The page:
“There are risks to the outlook for 2012, mainly related to macroeconomic weakness in Europe, where IT spending is still weak,” said Stephen Minton, Vice President of IDC’s Global Technology and Industry Research Organization. “In a downside scenario, things could get much uglier in Europe and have a ripple effect through other regions. But leading indicators in the U.S. have improved in recent months, and emerging markets show no signs of a slowdown yet.” 

The macroeconomic crisis in Europe has already had a severe impact on IT spending in that region. Overall IT investment was flat in 2011, with declines in spending on PCs, servers, storage, peripherals and enterprise network equipment. The recovery in Europe will be a long haul, with less than 1% growth this year and 3% in 2013. 

“Europe is going to be a long, drawn-out recovery,” said Anna Toncheva, program manager and economist in IDC's Global Technology and Industry Research Organization. “The debt crisis will take a long time to resolve, and there are numerous downside risks which could yet see the unravelling of the European single currency and, in the near term, an escalation of the crisis due to sovereign debt defaults in peripheral Eurozone countries.”
In other regions, however, the momentum of 2011 is still evident in recent polls, which show continuing enthusiasm for tech investment amongst businesses and consumers. In the U.S., where IT spending increased by 7% last year, 2012 is likely to bring another year of solid growth (5%) driven by mobile devices, software and network equipment. Japan will see a return to positive growth, after the declines triggered by last year’s tsunami and earthquake disaster. IT spending in Brazil, Russia, India and China will be up by 9%, 11%, 16% and 15%, respectively. 

IDC's Worldwide Black Book provides forecasts for IT spending in 54 countries around the world. IT spending forecasts focus on 25 individual market segments across hardware, software, IT services, and telecom services for individual countries in all regions including North America, Latin America, Western Europe, Eastern Europe, Asia/Pacific, the Middle East, and Africa. The Worldwide Black Book Query Tool presents all data in the following exchange rate views: U.S. dollars in constant currency, annual and year-to-date exchange rates, and local currency.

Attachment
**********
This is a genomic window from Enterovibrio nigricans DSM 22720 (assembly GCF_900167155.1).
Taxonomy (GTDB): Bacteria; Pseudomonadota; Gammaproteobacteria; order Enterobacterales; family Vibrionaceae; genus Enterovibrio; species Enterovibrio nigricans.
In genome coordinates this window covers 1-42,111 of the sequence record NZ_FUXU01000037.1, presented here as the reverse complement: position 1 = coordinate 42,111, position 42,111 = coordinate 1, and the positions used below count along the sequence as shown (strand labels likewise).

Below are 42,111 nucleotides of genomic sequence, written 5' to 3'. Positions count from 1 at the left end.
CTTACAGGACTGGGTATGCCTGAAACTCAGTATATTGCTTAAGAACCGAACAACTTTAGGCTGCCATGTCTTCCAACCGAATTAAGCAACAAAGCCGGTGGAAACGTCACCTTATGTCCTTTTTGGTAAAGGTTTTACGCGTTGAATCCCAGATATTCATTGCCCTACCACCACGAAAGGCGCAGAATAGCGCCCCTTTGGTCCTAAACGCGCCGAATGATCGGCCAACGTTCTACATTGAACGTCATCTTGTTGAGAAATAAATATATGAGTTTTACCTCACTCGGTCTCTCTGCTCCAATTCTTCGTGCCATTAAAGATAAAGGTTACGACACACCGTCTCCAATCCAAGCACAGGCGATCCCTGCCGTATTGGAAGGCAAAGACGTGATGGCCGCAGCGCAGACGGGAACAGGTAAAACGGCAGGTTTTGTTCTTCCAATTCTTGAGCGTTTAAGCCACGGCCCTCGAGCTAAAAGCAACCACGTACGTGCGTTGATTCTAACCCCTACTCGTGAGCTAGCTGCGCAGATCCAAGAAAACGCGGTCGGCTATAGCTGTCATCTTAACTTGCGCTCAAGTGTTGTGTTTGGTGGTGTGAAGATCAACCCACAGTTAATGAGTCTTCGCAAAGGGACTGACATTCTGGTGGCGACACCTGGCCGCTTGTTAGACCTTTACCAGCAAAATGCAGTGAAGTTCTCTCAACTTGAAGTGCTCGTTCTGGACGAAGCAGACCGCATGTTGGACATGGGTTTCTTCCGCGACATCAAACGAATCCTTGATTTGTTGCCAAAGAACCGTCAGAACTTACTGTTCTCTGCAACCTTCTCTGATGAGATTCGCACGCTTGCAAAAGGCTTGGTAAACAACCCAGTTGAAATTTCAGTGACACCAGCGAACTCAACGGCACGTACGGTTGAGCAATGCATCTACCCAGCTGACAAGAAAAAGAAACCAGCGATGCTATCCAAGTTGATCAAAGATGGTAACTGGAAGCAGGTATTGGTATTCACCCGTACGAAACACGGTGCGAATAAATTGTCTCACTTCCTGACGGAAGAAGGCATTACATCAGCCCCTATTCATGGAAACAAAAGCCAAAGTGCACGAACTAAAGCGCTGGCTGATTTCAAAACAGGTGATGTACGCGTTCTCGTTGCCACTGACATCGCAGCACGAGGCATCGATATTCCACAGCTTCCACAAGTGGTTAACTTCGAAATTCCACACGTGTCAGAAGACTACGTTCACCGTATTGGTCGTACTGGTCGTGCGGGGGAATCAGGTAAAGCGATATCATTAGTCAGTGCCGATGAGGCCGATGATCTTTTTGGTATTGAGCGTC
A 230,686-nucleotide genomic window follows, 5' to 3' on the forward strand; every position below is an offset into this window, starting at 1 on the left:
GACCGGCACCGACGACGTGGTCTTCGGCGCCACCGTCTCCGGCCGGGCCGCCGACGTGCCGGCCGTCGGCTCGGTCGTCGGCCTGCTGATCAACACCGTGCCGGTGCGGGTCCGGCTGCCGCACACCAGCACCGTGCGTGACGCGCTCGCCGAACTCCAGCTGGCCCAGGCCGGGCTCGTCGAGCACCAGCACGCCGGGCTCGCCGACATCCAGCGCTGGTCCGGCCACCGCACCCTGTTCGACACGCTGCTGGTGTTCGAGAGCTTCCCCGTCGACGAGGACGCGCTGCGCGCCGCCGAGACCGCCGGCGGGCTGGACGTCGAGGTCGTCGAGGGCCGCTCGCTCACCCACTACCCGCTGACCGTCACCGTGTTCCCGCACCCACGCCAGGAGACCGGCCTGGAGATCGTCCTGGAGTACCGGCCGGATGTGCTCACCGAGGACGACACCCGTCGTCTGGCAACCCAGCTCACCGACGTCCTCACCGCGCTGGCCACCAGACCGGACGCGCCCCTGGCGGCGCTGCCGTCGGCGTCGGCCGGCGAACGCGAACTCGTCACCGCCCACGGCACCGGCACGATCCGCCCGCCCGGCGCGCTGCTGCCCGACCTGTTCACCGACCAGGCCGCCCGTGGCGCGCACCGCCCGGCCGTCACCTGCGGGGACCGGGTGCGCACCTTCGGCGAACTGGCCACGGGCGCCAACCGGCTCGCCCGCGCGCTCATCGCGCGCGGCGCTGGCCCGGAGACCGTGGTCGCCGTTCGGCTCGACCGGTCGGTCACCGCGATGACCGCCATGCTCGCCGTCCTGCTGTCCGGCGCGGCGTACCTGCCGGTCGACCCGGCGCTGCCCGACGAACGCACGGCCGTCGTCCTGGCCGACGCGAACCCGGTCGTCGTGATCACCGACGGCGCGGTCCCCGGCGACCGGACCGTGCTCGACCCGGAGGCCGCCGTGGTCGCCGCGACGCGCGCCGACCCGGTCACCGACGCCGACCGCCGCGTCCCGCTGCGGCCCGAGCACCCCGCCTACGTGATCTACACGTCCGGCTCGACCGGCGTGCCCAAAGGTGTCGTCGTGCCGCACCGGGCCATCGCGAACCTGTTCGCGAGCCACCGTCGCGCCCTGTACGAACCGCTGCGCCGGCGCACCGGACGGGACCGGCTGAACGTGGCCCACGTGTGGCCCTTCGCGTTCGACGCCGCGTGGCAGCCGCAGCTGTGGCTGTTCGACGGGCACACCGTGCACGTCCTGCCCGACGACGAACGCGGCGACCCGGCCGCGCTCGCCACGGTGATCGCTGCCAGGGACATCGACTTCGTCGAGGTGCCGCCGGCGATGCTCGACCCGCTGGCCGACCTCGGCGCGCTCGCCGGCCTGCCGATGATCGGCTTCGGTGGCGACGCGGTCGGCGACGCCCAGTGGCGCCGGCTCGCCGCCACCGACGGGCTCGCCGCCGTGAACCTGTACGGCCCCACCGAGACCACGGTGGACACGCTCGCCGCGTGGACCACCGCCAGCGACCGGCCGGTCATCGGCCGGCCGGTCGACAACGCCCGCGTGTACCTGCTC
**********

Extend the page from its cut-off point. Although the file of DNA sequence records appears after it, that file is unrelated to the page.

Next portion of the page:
Additional products in this category include the Worldwide Enterprise Black Book, which analyzes annual IT spending in relation to four company size segments based on employee counts. The Worldwide Black Book, Premium Edition, includes cloud spending forecasts, quarterly IT spending forecasts by region, IT vendor market share analysis, macroeconomic indicators, IT/Internet penetration, and CIO survey data. The United States Black Book: State IT Spending by Vertical Market is a quarterly analysis of the status and projected growth of the IT industry in 50 states and across 15 vertical markets.
For additional information about this research, or to arrange a one-on-one briefing with Stephen Minton or Anna Toncheva, please contact Sarah Murray at 781-378-2674 or sarahbethmurray@gmail.com. To request information on custom data cuts or subscription services, contact insights@idc.com

About IDC
International Data Corporation (IDC) is the premier global provider of market intelligence, advisory services, and events for the information technology, telecommunications, and consumer technology markets. IDC helps IT professionals, business executives, and the investment community make fact-based decisions on technology purchases and business strategy. More than 1000 IDC analysts provide global, regional, and local expertise on technology and industry opportunities and trends in over 110 countries worldwide. For more than 46 years, IDC has provided strategic insights to help our clients achieve their key business objectives. IDC is a subsidiary of IDG, the world's leading technology media, research, and events company. For more information, please visit www.idc.com, email insights@idc.com, or call 508-872-8200.